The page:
Melchizedek blesses Abram through his offering of bread and wine. Shortly later, God presents Abram with a lasting covenant, promising many descendants and a land to call their own. To the ancients, this would have been connected tot the blessing.
Do I connect the Eucharist with real blessings in my life?
How does the Eucharist transform me?
How can I transmit God’s blessing to another person today?
The readings for The Feast of the Most Holy Trinity for Year C invite us to live in the light of God’s truth. In the first reading we hear of the eternal nature of God. The psalm praises God for the wonders of his creation and his care for us. In the second reading Paul reminds us that faith brings us hope. In the gospel Jesus tells us that all that is the Father’s is also his and he promises us the Spirit of truth.
The relationship between Father, Son, and Holy Spirit
Lover, Beloved, and Love
What the Trinity means to us
What does the mystery of the Trinity tell us? It tells us that God is relationship. In fact, God is such a perfect relationship in unity that God is truly one.
Holy Trinity Sunday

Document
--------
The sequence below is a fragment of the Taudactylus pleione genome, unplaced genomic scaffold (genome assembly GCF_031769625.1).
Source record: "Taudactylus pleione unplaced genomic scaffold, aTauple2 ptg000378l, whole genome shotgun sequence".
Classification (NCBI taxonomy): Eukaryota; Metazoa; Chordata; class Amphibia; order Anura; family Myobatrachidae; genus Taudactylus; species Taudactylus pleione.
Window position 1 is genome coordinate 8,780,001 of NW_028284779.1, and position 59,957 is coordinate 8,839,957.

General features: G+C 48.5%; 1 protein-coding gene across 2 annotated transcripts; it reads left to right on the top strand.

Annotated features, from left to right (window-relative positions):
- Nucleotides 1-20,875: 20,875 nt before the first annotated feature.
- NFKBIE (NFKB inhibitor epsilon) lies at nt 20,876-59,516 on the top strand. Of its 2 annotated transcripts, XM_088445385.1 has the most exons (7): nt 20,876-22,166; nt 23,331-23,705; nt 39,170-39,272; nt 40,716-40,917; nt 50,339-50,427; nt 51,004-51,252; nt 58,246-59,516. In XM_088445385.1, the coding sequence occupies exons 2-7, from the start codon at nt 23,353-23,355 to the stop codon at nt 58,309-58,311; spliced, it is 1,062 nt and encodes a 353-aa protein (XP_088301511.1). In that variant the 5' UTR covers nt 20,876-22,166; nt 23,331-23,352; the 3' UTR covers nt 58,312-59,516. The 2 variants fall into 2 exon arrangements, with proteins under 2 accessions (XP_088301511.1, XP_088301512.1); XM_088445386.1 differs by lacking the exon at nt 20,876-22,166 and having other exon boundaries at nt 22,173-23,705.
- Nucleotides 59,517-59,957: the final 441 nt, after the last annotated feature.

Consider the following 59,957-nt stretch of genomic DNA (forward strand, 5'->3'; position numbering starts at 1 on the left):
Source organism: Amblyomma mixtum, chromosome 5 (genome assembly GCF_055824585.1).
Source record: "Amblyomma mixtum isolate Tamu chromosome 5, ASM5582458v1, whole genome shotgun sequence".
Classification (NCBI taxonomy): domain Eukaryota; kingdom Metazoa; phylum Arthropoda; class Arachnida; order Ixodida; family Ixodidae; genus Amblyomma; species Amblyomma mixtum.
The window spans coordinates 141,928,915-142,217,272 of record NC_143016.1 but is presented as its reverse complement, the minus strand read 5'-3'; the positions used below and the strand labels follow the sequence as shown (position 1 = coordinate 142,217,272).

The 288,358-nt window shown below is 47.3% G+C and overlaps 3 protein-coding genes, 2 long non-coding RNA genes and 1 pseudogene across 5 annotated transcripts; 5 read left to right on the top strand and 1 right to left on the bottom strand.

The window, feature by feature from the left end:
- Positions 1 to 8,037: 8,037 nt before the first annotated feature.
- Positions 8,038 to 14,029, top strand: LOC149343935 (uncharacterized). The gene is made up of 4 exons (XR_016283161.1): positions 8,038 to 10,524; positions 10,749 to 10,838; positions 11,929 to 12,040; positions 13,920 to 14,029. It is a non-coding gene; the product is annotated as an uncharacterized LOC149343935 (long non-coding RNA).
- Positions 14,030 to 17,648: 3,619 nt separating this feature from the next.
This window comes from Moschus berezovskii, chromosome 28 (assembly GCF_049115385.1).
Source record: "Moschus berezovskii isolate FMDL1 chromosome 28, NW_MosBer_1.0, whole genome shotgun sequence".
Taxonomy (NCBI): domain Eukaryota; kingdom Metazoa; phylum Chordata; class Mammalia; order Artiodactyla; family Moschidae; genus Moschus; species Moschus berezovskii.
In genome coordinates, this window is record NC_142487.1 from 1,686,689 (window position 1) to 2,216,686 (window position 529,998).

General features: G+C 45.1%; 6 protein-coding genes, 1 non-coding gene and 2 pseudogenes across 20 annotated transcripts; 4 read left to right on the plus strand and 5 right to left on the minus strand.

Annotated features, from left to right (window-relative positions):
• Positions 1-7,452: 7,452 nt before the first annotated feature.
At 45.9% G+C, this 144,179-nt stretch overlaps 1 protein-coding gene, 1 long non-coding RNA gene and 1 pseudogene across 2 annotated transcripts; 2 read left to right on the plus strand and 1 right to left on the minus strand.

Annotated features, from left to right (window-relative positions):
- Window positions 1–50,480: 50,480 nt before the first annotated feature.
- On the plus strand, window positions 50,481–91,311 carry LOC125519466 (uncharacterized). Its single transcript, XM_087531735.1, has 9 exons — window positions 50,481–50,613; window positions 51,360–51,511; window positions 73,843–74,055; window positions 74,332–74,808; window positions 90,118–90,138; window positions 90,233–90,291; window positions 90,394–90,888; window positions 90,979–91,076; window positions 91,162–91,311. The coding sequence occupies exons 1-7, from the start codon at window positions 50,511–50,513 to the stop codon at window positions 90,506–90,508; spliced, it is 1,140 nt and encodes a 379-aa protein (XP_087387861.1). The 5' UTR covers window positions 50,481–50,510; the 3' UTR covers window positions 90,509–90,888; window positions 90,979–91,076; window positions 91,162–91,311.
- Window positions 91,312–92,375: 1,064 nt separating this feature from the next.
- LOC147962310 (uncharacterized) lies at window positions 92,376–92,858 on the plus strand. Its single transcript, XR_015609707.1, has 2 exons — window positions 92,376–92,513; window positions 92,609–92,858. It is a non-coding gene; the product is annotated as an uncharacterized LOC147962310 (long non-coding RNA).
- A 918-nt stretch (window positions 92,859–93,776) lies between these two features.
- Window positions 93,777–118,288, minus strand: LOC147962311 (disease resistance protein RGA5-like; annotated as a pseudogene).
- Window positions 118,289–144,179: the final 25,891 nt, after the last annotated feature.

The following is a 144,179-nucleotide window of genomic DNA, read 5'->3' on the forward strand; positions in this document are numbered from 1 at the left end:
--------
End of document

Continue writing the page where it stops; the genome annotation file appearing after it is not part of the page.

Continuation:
Solemnity of Pentecost
Memorial Day - prayer
GRACIOUS GOD, ON THIS MEMORIAL DAY WEEKEND,
WE REMEMBER AND GIVE THANKS
FOR THOSE WHO HAVE GIVEN THEIR LIVES
IN THE SERVICE OF OUR COUNTRY.
WHEN THE NEED WAS GREATEST,
THEY STEPPED FORWARD AND DID THEIR DUTY
TO DEFEND THE FREEDOMS THAT WE ENJOY,
AND TO WIN THE SAME FOR OTHERS.
O GOD, YOU YOURSELF HAVE TAUGHT US
THAT NO LOVE IS GREATER THAN THAT
WHICH GIVES ITSELF FOR ANOTHER.
THESE HONORED DEAD GAVE THE MOST PRECIOUS
GIFT THEY HAD, LIFE ITSELF,
FOR LOVED ONES AND NEIGHBORS,
FOR COMRADES AND COUNTRY – AND FOR US.
HELP US TO HONOR THEIR MEMORY BY CARING FOR THE FAMILY MEMBERS THEY HAVE LEFT BEHIND,
BY ENSURING THAT THEIR WOUNDED COMRADES ARE PROPERLY CARED FOR, BY BEING WATCHFUL CARETAKERS OF THE FREEDOMS FOR WHICH THEY GAVE THEIR LIVES, AND BY DEMANDING THAT NO OTHER YOUNG MEN AND WOMEN FOLLOW THEM TO A SOLDIER’S GRAVE UNLESS THE REASON IS WORTHY AND THE CAUSE IS JUST.
HOLY ONE, HELP US TO REMEMBER THAT FREEDOM IS NOT FREE.
THERE ARE TIMES WHEN ITS COST IS, INDEED, DEAR.
NEVER LET US FORGET THOSE WHO PAID SO TERRIBLE A PRICE TO ENSURE THAT FREEDOM WOULD BE OUR LEGACY.
THOUGH THEIR NAMES MAY FADE WITH THE PASSING OF GENERATIONS, MAY WE NEVER FORGET WHAT THEY HAVE DONE.